THE Vatican will host this month a conference in which some officials of the United Nations (UN), the North Atlantic Treaty Organization (NATO), Nobel peace laureates, and other world figures will meet on the issue of nuclear weapons.
Archbishop Silvano Tomasi, the Holy See’s permanent observer in the UN, said it is clear that the world today is “facing a real risk of the use of atomic weapons.” It could happen “by chance, by choice, or because those sitting in the rooms with the buttons are unbalanced,” he added.
He was evidently referring to leaders of North Korea and the United States who have traded personal insults in recent weeks, along with threats of total destruction. North Korea’s Kim Jong Un and US President Donald Trump may just be engaging in bombastic rhetoric, but as Archbishop Tomasi said, they just might push the nuclear buttons in one human moment of weakness or desperation or insanity.
Pope Francis will address the two-day conference on the first day on November 10. He will be followed by several other speakers, including the executive director of the International Campaign to Abolish Nuclear Weapons, which won this year’s Nobel Peace Prize. A survivor of the atomic bombing of Nagasaki, Japan, in World War II will give a personal testimony.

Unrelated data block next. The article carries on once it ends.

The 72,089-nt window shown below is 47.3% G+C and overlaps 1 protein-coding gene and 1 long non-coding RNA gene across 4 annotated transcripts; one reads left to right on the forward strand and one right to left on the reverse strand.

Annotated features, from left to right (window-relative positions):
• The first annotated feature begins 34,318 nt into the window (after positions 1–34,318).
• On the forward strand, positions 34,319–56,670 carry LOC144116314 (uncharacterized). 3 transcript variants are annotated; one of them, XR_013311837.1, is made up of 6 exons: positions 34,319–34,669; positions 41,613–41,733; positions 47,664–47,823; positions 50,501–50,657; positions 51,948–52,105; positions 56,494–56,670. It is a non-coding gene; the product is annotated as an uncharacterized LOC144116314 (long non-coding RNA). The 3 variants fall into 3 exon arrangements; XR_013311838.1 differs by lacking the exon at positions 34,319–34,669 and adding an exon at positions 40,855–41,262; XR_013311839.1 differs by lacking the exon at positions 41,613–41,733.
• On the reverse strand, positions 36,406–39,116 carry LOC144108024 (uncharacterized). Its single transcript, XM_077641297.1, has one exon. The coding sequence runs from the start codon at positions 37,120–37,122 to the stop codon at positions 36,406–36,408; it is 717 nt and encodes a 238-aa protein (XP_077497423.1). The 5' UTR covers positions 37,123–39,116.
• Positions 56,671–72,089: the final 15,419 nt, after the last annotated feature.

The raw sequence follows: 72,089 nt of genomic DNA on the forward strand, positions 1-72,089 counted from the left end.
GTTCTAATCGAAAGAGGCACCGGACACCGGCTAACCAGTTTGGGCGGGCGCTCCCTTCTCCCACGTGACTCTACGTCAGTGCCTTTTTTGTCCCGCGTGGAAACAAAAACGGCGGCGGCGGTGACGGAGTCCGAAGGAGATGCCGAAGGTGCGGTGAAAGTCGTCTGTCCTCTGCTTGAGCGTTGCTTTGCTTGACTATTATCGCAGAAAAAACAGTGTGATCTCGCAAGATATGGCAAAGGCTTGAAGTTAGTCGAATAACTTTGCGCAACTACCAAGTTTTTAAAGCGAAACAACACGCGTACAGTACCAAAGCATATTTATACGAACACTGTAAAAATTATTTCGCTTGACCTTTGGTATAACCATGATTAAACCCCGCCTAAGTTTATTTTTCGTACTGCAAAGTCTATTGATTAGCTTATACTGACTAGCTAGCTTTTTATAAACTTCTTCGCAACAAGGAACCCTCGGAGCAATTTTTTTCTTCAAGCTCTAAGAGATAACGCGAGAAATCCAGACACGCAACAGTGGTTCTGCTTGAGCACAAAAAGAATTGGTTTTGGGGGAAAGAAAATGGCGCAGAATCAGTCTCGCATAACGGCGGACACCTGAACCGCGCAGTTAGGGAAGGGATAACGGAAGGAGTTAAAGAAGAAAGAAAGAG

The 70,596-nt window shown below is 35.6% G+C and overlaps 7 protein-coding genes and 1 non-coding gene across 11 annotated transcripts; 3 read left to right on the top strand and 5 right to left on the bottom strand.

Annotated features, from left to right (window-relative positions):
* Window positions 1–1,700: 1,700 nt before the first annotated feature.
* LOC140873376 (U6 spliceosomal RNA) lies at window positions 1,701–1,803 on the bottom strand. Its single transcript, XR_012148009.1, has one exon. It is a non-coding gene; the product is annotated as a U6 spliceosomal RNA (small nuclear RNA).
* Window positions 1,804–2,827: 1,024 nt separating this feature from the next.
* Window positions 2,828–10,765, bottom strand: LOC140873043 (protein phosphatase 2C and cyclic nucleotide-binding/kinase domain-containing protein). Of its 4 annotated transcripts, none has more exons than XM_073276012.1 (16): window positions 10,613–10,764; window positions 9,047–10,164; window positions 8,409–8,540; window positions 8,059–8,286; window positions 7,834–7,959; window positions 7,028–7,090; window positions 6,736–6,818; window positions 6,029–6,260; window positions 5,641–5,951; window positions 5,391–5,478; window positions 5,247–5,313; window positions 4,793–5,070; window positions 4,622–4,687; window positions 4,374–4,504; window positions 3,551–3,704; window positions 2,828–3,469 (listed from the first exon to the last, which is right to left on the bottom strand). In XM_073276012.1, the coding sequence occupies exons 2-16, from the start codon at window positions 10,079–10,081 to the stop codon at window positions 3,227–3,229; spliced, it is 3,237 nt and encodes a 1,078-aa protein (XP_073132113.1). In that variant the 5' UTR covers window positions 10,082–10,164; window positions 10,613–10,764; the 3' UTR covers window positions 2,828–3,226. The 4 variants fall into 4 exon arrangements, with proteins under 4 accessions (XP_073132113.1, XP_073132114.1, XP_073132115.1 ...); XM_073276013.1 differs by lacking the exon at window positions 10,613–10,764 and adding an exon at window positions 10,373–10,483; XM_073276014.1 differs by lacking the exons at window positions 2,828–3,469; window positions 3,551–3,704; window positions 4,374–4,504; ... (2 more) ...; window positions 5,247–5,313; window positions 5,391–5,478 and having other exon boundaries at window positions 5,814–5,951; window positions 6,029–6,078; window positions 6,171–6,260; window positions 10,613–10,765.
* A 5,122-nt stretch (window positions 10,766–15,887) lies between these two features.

The US will probably send an official whose words will carry great weight in the conference. It is not known if North Korea or its main ally China will send someone. Neither country has diplomatic relations with the Vatican but their presence or absence would make a big difference to the gathering.
The Vatican conference is an initiative being taken by people who are concerned, driven by a moral responsibility to do something about a world problem that seems to defy solution by governments. The UN has tried for years to restrain North Korea with increasing economic sanctions, to no avail.
Pope Francis and the many other concerned citizens of the world meeting at the Vatican on November 10-11 have nothing but moral authority, but they may be able to do something about a growing problem posed by the threat of nuclear annihilation. The world’s hopes certainly go with them.